Why are some pigs more optimistic than others?
Scientists studied whether different pigs had sunnier or cloudier outlooks by testing how differences in housing and mood impacted porcine decisionmaking.
Melanie Stetson Freeman/Staff/File
A new study by British scientists finds that humans aren’t the only animals who can be optimists or pessimists – pigs are, too.
That similarity affects porcine decisionmaking, the authors wrote in a study released this week in the journal Biology Today. Whether a pig can find the silver lining in its day can determine their reaction to stimuli, according to researchers. [Editor's note: This paragraph has been updated for clarity.]
"This finding demonstrates that humans are not unique in combining longer-term personality biases with shorter-term mood biases in judging stimuli," the authors wrote.
While researchers have done many studies on animal mood and decisionmaking, most studies have ignored the role of personality in that decisionmaking in animals. In this study, scientists hypothesized that personality and mood could play a role in a pig's cognitive bias, or patterns of thinking that deviate from normal "good judgment."
In order to examine the relationship between mood, personality, and decisionmaking, researchers studied 36 pigs and tested their response to bowls of food. Study authors chose pigs because of their high intelligence and keen sense of smell.
Researchers at the University of Lincoln in England initially set out two bowls for their test subjects: one containing sugar-covered chocolates, and the second containing bitter coffee beans. Like most humans, pigs consider chocolate delicious, and were likely to associate positive feelings with that tasty bowl.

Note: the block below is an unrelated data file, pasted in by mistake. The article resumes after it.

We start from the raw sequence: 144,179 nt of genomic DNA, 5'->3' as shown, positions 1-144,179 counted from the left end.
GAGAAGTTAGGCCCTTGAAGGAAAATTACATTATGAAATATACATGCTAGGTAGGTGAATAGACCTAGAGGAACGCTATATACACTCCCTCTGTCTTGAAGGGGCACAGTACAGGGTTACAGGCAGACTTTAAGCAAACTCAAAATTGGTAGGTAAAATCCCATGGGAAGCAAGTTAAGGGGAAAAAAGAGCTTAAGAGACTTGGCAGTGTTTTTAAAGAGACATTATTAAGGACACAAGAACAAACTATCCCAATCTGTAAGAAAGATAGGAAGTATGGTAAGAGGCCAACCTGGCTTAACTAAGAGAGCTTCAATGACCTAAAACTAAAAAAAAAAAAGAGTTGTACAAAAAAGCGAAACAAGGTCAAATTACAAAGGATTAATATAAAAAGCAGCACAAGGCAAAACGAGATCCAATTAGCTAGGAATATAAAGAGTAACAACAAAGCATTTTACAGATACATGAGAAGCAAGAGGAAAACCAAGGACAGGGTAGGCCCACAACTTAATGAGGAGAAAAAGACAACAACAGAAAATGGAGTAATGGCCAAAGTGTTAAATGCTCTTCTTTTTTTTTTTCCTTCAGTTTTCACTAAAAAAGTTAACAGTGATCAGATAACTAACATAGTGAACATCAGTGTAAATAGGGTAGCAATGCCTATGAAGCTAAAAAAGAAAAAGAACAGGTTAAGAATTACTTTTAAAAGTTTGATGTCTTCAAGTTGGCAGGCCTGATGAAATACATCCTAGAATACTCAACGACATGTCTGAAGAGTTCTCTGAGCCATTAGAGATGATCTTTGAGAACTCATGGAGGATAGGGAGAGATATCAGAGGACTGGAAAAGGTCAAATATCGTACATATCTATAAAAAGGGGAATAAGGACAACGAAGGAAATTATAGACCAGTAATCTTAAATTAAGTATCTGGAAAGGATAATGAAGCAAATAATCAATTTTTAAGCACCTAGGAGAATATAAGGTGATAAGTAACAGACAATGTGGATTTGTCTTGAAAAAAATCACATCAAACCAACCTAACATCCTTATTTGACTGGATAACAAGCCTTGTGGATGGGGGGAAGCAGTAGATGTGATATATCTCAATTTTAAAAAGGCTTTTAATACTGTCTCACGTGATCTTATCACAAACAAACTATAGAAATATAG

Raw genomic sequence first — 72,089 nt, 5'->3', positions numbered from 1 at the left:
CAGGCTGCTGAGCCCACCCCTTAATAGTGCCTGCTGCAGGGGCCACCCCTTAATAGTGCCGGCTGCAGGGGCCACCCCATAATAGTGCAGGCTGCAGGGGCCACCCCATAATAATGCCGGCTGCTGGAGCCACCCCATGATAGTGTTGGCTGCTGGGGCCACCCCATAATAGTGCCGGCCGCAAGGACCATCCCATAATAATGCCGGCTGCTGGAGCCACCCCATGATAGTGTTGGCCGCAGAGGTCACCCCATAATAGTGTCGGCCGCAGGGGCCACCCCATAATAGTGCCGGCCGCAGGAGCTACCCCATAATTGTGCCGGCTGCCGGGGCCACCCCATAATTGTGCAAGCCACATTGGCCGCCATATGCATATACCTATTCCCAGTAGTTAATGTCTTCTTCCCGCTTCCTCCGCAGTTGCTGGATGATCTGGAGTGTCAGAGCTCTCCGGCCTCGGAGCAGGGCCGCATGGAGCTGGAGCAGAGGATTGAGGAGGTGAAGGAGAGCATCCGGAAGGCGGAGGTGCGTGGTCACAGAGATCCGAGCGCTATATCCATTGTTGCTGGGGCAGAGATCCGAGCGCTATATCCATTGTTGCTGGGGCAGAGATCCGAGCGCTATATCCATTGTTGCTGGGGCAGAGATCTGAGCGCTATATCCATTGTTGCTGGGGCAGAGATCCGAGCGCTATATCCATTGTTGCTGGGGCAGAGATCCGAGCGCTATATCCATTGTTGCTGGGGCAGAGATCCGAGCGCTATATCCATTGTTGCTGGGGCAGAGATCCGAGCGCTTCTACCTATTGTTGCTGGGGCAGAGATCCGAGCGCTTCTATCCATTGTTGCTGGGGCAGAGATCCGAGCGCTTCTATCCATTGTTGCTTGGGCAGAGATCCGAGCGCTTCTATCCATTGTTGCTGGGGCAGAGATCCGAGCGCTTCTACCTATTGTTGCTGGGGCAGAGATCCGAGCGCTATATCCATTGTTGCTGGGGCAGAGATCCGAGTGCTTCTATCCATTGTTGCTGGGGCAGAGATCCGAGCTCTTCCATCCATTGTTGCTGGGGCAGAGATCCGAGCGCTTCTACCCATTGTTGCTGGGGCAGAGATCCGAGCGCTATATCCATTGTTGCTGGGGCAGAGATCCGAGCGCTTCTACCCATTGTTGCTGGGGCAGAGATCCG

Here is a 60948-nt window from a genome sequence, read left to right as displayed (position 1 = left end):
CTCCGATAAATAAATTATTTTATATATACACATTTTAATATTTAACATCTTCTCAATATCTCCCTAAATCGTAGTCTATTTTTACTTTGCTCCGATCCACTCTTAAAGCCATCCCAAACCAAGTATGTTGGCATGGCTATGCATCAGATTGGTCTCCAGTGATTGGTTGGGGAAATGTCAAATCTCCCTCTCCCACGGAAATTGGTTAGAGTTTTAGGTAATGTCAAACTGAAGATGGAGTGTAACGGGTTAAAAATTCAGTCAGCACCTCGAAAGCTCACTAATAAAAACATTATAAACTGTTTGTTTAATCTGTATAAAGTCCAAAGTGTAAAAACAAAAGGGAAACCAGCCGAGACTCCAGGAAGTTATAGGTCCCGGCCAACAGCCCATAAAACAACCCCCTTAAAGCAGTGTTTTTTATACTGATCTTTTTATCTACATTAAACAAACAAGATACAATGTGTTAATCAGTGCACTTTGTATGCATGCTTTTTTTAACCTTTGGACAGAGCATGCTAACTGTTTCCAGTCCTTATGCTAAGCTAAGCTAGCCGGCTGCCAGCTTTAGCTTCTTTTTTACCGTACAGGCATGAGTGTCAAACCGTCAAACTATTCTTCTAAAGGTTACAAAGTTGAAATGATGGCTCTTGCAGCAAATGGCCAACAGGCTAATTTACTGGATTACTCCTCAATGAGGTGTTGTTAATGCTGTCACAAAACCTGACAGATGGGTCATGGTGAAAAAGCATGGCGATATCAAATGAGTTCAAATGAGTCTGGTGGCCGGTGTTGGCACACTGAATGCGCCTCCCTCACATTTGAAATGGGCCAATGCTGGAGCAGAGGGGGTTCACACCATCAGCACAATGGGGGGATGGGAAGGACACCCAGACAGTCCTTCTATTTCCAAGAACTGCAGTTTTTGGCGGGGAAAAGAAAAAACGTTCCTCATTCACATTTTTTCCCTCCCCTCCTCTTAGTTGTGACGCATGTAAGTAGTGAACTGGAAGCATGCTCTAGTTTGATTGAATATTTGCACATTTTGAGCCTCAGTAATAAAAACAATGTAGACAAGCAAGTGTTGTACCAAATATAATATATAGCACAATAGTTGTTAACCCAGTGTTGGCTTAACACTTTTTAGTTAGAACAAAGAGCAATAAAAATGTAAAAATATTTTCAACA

On the other hand, researchers anticipated that the pigs would associate negative outcomes with the less desirable coffee beans, placed on the other side of the room from the preferred chocolate.
Pigs were labeled optimists if they then looked into a third empty bowl, which was placed between the two other bowls in the room, and pessimists if they stuck to the two full bowls, despite the (empty) potential of a treat. Scientists also labeled pigs either reactive or proactive – flexible and passive, or active and less flexible.
In humans, proactive personalities have been linked to extraversion, while reactive personalities have been linked to neuroticism.
The final component of the tests was mood. Scientists know that, in humans, decisions can be affected by moods. In this study, researchers sought to alter the pigs' moods by housing them differently prior to each test.
Some of the pigs were given the animal equivalent of an economy hotel room – comfortable but not lavish accommodations – while others checked in to a luxury suite, with extra comfy straw on the floor and more space to move around.
For proactive, optimist pigs, their housing didn’t make a difference in which bowls of food they investigated – they invariably checked out the empty bowl, optimistically searching for that one extra treat, regardless of the quality of their beauty sleep.
Among the reactive pigs, however, housing made a real difference. The reactive pigs that had a chance to enjoy the luxury straw bedding in the deluxe accommodations were more likely to go investigate the empty bowl, while the pessimistic pigs who had experienced merely adequate housing were less likely to do so.
Cognitive bias has long been tricky to test in animals, with different experiments yielding conflicting results. Researchers say, however, that this study could help detangle some of the confusion.
"Because proactive pigs behaved differently to reactive pigs, these findings could explain some of the inconsistent results between animal cognitive bias tests," researchers wrote in the study. "Accounting for personality differences between individuals may reduce some of this otherwise unexplained variation, making cognitive bias test outcomes more reliable and robust."